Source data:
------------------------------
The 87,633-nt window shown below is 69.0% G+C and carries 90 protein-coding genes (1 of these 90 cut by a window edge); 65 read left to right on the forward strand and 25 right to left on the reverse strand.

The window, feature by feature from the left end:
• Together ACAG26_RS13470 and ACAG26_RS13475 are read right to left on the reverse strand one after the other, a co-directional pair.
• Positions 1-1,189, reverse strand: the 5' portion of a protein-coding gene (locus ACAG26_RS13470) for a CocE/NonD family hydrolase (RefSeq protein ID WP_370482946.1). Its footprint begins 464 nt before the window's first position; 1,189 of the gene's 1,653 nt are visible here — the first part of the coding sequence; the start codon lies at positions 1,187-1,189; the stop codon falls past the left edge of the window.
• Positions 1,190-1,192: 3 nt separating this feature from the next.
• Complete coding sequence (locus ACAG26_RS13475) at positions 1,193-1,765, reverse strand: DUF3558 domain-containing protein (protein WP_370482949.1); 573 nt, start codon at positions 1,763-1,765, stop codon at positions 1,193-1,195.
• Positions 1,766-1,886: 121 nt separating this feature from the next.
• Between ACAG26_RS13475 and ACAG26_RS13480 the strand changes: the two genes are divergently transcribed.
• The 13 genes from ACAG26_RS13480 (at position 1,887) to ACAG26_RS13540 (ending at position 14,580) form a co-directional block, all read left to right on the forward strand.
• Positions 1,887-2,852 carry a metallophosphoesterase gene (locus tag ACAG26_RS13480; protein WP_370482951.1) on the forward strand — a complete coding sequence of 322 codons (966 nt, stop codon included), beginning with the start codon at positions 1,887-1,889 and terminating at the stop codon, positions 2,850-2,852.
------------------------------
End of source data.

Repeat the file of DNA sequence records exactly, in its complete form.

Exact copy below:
The 87,633-nt window shown below is 69.0% G+C and carries 90 protein-coding genes (1 of these 90 cut by a window edge); 65 read left to right on the forward strand and 25 right to left on the reverse strand.

The window, feature by feature from the left end:
• Together ACAG26_RS13470 and ACAG26_RS13475 are read right to left on the reverse strand one after the other, a co-directional pair.
• Positions 1-1,189, reverse strand: the 5' portion of a protein-coding gene (locus ACAG26_RS13470) for a CocE/NonD family hydrolase (RefSeq protein ID WP_370482946.1). Its footprint begins 464 nt before the window's first position; 1,189 of the gene's 1,653 nt are visible here — the first part of the coding sequence; the start codon lies at positions 1,187-1,189; the stop codon falls past the left edge of the window.
• Positions 1,190-1,192: 3 nt separating this feature from the next.
• Complete coding sequence (locus ACAG26_RS13475) at positions 1,193-1,765, reverse strand: DUF3558 domain-containing protein (protein WP_370482949.1); 573 nt, start codon at positions 1,763-1,765, stop codon at positions 1,193-1,195.
• Positions 1,766-1,886: 121 nt separating this feature from the next.
• Between ACAG26_RS13475 and ACAG26_RS13480 the strand changes: the two genes are divergently transcribed.
• The 13 genes from ACAG26_RS13480 (at position 1,887) to ACAG26_RS13540 (ending at position 14,580) form a co-directional block, all read left to right on the forward strand.
• Positions 1,887-2,852 carry a metallophosphoesterase gene (locus tag ACAG26_RS13480; protein WP_370482951.1) on the forward strand — a complete coding sequence of 322 codons (966 nt, stop codon included), beginning with the start codon at positions 1,887-1,889 and terminating at the stop codon, positions 2,850-2,852.